June 13 marks the long-awaited opening of The Richard & Helen DeVos Japanese Garden at Frederik Meijer Gardens & Sculpture Park. The eight-acre project features traditional components such as waterfalls, elevation changes, extensive boulder placement, authentic Japanese structures, and a functioning teahouse.
"This project really took its first major steps when Fred Meijer proposed the idea to me—it was one of his last requests for Meijer Gardens," said President and CEO David Hooker. "Thanks to Fred and Lena's generosity, along with Richard and Helen DeVos', and over 200 community members, our $22 million goal was met to build and sustain this Japanese Garden for years to come."
The Japanese Garden, located in the middle of the 158-acre main campus of the Frederik Meijer Gardens & Sculpture Park, embraces the essence of traditional Japanese gardens—tranquility, contemplation and beauty. The design effectively uses space to highlight contrasts between still and rushing water, between quietly intimate spaces and expansive open spaces, and between manicured and natural areas.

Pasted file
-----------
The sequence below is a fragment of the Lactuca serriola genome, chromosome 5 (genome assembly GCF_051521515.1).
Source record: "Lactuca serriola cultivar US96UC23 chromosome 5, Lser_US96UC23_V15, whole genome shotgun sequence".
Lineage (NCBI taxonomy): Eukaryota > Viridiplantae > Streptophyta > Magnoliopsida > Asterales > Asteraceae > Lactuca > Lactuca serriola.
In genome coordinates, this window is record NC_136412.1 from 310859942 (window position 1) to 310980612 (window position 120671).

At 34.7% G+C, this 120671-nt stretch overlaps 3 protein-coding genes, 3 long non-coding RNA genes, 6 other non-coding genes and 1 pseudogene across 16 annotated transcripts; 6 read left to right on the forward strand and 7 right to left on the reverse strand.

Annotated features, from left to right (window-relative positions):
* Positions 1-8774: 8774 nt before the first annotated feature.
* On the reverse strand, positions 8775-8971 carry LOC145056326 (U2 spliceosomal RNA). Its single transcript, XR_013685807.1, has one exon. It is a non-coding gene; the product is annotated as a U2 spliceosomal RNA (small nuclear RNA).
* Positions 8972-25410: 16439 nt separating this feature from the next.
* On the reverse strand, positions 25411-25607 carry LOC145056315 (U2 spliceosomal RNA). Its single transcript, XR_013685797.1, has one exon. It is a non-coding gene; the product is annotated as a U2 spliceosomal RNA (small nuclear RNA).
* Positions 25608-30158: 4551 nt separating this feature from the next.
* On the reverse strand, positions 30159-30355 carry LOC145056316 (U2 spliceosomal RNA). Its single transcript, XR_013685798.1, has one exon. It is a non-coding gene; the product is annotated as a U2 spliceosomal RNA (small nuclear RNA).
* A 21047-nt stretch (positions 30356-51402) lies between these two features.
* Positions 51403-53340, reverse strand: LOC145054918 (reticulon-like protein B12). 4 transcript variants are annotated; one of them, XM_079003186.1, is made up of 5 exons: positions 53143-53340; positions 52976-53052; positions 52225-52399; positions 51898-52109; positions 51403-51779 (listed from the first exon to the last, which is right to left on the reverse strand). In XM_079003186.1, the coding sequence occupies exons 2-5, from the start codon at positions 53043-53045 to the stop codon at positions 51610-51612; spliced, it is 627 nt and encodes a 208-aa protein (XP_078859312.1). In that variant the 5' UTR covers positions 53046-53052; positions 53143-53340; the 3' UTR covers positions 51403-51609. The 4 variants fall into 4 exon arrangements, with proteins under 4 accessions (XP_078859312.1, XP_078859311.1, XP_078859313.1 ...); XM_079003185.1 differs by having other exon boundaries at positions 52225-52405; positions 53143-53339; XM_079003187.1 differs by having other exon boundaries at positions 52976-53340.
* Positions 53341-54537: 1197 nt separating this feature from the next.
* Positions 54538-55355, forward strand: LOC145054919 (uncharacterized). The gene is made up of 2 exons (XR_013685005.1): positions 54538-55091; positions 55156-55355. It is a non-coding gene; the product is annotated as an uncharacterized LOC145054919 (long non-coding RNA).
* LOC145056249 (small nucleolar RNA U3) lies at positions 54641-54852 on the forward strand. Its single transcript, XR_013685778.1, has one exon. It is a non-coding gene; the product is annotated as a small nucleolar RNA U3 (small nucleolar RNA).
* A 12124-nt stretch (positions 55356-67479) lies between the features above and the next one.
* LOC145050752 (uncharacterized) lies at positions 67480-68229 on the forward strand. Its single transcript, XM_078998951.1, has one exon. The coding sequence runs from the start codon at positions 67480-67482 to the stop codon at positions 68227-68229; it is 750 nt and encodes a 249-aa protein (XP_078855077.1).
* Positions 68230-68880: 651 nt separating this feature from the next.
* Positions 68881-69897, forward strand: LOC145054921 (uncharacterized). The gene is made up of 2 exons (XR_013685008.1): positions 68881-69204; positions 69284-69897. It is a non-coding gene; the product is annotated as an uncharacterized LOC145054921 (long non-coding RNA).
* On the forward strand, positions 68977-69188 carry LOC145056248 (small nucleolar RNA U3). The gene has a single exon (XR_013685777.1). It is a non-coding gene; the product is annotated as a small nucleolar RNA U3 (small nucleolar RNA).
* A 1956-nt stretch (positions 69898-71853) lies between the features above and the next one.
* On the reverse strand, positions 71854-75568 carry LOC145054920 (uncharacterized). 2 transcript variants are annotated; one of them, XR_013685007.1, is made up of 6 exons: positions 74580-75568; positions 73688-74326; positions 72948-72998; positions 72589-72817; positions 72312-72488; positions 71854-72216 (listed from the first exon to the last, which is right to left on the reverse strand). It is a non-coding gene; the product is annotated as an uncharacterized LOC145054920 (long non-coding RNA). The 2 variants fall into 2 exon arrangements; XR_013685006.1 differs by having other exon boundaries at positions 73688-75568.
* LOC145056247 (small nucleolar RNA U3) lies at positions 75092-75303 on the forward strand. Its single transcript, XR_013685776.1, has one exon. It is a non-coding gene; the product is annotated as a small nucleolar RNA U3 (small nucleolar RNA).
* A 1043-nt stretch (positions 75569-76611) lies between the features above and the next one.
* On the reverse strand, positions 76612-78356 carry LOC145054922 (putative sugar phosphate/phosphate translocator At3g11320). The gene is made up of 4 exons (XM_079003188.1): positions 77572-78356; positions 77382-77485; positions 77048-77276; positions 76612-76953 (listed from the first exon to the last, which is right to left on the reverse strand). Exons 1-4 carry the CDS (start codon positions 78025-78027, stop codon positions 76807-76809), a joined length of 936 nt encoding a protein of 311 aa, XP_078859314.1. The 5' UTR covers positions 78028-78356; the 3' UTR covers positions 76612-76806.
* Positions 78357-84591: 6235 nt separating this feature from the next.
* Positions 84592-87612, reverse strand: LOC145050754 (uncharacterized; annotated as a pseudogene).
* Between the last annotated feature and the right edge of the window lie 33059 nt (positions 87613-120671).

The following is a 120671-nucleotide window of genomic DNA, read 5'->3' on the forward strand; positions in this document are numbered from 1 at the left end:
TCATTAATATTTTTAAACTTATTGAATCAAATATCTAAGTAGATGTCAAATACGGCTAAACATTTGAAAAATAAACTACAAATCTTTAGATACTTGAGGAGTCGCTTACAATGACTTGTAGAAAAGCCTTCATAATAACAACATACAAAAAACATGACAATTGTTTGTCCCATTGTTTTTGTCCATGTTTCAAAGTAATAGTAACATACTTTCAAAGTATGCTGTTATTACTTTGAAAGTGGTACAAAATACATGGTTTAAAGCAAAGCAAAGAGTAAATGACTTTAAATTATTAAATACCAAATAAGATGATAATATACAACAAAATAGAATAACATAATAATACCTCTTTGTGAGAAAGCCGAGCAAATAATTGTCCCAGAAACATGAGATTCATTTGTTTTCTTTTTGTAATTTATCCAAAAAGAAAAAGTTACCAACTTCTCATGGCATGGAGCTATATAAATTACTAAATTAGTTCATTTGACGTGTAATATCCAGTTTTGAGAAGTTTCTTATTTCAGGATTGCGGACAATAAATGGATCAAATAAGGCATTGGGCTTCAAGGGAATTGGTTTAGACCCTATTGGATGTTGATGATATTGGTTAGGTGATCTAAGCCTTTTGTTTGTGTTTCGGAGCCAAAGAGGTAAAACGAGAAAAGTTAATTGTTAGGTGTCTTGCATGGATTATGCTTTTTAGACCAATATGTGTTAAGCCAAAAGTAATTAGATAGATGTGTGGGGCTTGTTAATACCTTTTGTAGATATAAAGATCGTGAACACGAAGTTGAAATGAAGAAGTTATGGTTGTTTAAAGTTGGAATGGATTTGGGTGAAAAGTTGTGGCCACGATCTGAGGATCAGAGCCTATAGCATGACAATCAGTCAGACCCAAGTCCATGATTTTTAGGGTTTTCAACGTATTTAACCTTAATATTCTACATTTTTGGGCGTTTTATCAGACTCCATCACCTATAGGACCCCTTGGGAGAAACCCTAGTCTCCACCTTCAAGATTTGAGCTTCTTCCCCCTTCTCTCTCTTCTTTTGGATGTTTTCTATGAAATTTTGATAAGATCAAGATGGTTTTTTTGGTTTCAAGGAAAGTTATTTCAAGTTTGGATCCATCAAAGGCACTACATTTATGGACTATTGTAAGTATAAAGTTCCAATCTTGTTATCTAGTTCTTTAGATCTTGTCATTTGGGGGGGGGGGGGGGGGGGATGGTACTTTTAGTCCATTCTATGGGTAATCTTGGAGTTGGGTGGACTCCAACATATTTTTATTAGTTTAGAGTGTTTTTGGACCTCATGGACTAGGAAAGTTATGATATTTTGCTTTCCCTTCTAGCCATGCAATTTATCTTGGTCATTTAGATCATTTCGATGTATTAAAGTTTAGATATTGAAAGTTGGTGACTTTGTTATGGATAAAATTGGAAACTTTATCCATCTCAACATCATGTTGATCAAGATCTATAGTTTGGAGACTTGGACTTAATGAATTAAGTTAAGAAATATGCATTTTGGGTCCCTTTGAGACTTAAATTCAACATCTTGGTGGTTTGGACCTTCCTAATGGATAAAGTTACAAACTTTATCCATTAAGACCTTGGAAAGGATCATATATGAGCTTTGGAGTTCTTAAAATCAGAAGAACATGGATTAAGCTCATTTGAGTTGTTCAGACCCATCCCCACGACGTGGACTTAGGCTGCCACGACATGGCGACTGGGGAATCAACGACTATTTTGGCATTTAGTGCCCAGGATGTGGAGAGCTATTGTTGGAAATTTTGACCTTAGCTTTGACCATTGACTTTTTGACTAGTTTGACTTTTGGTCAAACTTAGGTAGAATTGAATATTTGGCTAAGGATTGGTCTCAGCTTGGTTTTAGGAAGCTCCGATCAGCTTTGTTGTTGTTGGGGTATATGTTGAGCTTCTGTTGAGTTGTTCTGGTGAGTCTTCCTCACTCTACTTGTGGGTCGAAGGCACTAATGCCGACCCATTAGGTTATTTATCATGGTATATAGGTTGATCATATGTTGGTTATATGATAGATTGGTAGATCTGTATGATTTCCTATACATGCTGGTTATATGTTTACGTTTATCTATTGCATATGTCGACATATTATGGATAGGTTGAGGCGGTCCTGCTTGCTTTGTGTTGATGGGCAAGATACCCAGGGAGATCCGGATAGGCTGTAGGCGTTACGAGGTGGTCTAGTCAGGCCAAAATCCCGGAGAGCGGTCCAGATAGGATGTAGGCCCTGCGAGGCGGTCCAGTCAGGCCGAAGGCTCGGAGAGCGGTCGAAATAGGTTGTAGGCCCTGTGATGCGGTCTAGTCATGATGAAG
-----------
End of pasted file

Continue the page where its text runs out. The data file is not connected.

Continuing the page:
"We've worked with designer Hoichi Kurisu to create a familiar and calming space, but one that will change with the seasons and as it matures," said Director of Horticulture Steve LaWarre. "It's a living thing that will continue to take shape and grow for generations to come."
Many of the plants used in the garden are native to Michigan; the design is what makes it Japanese. "Some water, stones, and a lantern do not a Japanese garden make," joked LaWarre. "The Japanese garden is an approach, not a recipe. The term 'bonsai' refers to the art form, not the tree."
Kurisu carries the Japanese garden tradition into the twenty-first century by marrying Japanese customs with contemporary sculpture, as well as incorporating a variety of sculpture and horticultural elements such as a Zen-style garden, bonsai garden, scenic bridges, and an authentic teahouse.
For more information about Frederik Meijer Gardens and The Richard & Helen DeVos Japanese Garden, click here.
Photo courtesy of Jennifer Reynolds.